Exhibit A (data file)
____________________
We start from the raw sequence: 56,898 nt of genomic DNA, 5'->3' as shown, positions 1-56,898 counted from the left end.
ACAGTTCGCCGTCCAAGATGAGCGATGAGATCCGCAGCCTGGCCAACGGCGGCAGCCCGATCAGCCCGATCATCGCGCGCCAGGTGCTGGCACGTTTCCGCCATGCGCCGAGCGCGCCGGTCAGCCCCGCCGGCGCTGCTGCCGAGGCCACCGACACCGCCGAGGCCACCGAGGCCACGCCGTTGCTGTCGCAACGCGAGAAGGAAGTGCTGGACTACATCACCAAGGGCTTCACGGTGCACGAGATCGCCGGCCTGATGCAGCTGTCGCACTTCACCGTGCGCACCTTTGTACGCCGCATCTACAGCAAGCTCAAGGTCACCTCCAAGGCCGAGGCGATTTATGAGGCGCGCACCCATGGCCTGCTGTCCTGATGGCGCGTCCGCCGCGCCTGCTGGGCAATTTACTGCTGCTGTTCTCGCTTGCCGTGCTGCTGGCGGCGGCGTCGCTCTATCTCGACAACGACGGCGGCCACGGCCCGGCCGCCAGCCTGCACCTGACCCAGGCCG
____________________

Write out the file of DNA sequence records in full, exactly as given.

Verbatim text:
We start from the raw sequence: 56,898 nt of genomic DNA, 5'->3' as shown, positions 1-56,898 counted from the left end.
ACAGTTCGCCGTCCAAGATGAGCGATGAGATCCGCAGCCTGGCCAACGGCGGCAGCCCGATCAGCCCGATCATCGCGCGCCAGGTGCTGGCACGTTTCCGCCATGCGCCGAGCGCGCCGGTCAGCCCCGCCGGCGCTGCTGCCGAGGCCACCGACACCGCCGAGGCCACCGAGGCCACGCCGTTGCTGTCGCAACGCGAGAAGGAAGTGCTGGACTACATCACCAAGGGCTTCACGGTGCACGAGATCGCCGGCCTGATGCAGCTGTCGCACTTCACCGTGCGCACCTTTGTACGCCGCATCTACAGCAAGCTCAAGGTCACCTCCAAGGCCGAGGCGATTTATGAGGCGCGCACCCATGGCCTGCTGTCCTGATGGCGCGTCCGCCGCGCCTGCTGGGCAATTTACTGCTGCTGTTCTCGCTTGCCGTGCTGCTGGCGGCGGCGTCGCTCTATCTCGACAACGACGGCGGCCACGGCCCGGCCGCCAGCCTGCACCTGACCCAGGCCG